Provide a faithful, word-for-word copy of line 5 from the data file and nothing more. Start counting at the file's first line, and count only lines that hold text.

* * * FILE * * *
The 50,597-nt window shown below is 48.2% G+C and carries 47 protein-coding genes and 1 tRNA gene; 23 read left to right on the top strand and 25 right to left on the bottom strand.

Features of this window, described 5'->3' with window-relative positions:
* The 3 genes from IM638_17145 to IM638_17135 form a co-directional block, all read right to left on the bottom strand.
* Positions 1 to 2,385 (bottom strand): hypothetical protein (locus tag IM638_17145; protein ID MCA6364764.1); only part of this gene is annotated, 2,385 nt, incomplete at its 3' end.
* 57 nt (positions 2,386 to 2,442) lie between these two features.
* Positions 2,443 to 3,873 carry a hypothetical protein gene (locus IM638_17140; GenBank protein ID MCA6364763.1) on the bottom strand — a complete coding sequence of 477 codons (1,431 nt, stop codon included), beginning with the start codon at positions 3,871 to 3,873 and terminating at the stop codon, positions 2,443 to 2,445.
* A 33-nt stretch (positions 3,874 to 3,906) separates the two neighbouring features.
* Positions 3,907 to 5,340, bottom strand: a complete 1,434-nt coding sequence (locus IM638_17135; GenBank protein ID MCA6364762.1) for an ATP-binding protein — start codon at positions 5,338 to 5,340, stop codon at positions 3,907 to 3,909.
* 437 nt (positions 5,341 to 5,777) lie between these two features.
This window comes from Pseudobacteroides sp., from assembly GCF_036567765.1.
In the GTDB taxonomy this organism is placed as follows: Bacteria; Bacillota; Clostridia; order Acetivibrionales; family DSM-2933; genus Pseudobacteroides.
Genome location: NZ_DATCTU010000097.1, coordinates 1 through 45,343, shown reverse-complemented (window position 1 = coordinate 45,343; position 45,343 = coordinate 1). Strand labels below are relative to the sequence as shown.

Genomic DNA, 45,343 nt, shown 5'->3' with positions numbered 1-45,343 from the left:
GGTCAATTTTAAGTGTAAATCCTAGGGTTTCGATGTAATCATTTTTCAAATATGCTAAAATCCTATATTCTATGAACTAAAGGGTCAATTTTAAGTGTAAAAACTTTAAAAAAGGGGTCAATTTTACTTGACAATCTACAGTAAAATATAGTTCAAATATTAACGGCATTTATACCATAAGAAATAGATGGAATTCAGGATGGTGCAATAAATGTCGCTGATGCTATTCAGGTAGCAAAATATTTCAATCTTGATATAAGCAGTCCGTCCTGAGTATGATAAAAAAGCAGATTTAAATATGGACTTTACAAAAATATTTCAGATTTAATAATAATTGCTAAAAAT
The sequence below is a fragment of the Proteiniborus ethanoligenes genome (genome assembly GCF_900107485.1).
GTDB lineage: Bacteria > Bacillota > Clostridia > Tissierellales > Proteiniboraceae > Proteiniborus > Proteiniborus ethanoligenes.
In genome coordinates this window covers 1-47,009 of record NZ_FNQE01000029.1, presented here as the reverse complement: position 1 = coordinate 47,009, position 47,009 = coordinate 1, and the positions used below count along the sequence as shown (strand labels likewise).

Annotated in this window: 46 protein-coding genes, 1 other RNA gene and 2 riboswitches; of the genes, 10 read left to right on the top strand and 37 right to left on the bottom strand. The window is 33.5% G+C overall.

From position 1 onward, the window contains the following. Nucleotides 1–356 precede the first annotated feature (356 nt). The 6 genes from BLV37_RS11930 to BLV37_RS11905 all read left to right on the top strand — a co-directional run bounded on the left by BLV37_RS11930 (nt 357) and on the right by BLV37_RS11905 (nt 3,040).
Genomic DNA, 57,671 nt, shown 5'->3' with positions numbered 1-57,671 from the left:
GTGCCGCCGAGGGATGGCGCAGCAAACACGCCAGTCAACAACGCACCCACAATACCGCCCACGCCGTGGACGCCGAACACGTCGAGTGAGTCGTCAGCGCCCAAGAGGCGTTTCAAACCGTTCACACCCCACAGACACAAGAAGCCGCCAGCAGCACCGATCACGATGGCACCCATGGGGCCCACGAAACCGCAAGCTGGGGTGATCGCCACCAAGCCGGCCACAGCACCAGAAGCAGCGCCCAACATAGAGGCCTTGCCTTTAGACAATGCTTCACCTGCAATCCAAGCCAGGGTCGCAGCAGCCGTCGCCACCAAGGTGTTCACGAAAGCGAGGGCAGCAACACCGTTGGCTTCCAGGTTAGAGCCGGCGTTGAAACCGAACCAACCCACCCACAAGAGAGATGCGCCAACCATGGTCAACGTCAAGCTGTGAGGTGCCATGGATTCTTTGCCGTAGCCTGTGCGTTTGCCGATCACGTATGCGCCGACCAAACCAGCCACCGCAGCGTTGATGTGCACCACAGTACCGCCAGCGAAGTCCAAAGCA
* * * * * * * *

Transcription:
* 57 nt (positions 2,386 to 2,442) lie between these two features.